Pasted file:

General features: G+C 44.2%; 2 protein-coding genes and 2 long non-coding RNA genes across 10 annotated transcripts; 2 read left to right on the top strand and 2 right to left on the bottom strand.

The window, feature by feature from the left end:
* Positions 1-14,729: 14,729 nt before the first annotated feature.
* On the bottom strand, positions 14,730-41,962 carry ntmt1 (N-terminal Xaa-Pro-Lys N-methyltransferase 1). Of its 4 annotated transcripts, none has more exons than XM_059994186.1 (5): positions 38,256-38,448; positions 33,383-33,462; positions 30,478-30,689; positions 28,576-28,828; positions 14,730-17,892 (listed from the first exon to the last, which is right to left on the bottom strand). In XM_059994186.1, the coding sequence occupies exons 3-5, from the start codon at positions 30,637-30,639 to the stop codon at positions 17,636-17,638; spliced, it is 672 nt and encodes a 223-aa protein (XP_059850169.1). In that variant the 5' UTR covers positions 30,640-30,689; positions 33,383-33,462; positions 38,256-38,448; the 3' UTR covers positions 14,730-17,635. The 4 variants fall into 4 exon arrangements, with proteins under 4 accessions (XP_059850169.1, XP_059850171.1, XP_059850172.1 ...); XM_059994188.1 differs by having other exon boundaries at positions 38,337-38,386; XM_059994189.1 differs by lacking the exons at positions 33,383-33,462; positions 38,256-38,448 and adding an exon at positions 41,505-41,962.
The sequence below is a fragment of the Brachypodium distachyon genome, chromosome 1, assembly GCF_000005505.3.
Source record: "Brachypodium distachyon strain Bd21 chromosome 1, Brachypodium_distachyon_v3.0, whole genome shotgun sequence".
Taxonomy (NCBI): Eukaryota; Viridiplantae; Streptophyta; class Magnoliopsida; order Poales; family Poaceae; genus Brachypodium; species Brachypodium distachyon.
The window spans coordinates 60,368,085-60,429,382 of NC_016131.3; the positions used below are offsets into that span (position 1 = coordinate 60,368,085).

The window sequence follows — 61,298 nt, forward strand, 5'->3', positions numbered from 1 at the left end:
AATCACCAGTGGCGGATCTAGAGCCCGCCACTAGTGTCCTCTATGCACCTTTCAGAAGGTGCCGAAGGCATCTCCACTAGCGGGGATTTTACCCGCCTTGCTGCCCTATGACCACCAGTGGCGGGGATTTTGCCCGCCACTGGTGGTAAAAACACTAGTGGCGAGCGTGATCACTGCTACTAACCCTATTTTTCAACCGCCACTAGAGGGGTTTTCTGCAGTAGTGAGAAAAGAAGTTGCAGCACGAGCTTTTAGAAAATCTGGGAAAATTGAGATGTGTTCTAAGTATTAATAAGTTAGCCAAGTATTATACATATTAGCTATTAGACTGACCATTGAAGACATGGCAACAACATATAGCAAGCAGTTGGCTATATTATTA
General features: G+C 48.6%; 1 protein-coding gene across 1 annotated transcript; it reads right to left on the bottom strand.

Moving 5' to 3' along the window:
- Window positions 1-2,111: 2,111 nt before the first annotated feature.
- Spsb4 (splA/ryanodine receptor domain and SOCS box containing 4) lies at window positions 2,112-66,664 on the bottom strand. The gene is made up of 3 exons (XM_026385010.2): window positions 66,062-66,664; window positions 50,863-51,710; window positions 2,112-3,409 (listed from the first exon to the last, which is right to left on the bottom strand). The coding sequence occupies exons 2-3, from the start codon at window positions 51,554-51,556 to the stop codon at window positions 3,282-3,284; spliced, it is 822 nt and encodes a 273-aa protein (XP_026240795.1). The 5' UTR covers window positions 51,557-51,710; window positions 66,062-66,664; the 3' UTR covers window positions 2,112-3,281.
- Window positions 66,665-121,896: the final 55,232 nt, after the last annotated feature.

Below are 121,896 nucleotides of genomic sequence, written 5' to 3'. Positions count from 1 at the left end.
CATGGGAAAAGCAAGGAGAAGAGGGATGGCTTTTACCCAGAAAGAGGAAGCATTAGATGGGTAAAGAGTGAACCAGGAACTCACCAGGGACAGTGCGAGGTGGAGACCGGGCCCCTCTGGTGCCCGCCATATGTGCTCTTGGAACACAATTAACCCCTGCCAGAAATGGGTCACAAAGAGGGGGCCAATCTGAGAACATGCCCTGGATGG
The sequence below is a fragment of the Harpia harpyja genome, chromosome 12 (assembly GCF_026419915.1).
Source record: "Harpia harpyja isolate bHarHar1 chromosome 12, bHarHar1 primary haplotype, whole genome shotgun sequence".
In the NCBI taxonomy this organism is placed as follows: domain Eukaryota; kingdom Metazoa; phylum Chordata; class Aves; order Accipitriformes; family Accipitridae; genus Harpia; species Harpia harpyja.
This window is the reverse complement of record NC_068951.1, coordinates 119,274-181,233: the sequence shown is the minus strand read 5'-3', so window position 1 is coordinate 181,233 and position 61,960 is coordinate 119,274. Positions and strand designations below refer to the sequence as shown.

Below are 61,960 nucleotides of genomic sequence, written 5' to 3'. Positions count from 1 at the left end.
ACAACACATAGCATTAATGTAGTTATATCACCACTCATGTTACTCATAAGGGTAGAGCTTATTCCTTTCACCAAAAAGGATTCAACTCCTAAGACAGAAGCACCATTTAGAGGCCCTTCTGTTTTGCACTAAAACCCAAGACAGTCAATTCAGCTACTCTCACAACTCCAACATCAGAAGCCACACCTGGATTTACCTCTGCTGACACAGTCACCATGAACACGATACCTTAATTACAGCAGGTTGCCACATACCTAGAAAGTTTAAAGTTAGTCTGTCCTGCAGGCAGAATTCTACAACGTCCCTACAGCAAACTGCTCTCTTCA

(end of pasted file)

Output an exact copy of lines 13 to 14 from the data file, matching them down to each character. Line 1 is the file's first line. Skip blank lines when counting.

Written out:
- Window positions 1-2,111: 2,111 nt before the first annotated feature.
- Spsb4 (splA/ryanodine receptor domain and SOCS box containing 4) lies at window positions 2,112-66,664 on the bottom strand. The gene is made up of 3 exons (XM_026385010.2): window positions 66,062-66,664; window positions 50,863-51,710; window positions 2,112-3,409 (listed from the first exon to the last, which is right to left on the bottom strand). The coding sequence occupies exons 2-3, from the start codon at window positions 51,554-51,556 to the stop codon at window positions 3,282-3,284; spliced, it is 822 nt and encodes a 273-aa protein (XP_026240795.1). The 5' UTR covers window positions 51,557-51,710; window positions 66,062-66,664; the 3' UTR covers window positions 2,112-3,281.